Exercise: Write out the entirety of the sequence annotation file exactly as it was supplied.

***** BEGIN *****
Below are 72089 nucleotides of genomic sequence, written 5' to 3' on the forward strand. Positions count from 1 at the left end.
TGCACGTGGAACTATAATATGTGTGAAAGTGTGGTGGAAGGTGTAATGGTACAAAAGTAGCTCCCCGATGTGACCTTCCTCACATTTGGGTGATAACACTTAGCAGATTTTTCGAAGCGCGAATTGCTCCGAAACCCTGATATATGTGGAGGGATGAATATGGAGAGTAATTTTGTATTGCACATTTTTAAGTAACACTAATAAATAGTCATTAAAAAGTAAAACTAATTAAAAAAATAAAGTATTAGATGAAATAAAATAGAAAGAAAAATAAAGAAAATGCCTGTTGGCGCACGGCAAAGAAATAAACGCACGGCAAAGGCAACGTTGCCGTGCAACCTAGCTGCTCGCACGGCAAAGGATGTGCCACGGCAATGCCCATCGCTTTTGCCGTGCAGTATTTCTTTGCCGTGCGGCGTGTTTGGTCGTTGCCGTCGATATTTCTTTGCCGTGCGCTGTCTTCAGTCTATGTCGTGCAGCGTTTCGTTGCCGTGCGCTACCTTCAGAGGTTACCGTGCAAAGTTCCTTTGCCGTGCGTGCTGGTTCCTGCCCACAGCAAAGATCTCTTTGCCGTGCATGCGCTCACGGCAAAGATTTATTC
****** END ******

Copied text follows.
Below are 72089 nucleotides of genomic sequence, written 5' to 3' on the forward strand. Positions count from 1 at the left end.
TGCACGTGGAACTATAATATGTGTGAAAGTGTGGTGGAAGGTGTAATGGTACAAAAGTAGCTCCCCGATGTGACCTTCCTCACATTTGGGTGATAACACTTAGCAGATTTTTCGAAGCGCGAATTGCTCCGAAACCCTGATATATGTGGAGGGATGAATATGGAGAGTAATTTTGTATTGCACATTTTTAAGTAACACTAATAAATAGTCATTAAAAAGTAAAACTAATTAAAAAAATAAAGTATTAGATGAAATAAAATAGAAAGAAAAATAAAGAAAATGCCTGTTGGCGCACGGCAAAGAAATAAACGCACGGCAAAGGCAACGTTGCCGTGCAACCTAGCTGCTCGCACGGCAAAGGATGTGCCACGGCAATGCCCATCGCTTTTGCCGTGCAGTATTTCTTTGCCGTGCGGCGTGTTTGGTCGTTGCCGTCGATATTTCTTTGCCGTGCGCTGTCTTCAGTCTATGTCGTGCAGCGTTTCGTTGCCGTGCGCTACCTTCAGAGGTTACCGTGCAAAGTTCCTTTGCCGTGCGTGCTGGTTCCTGCCCACAGCAAAGATCTCTTTGCCGTGCATGCGCTCACGGCAAAGATTTATTC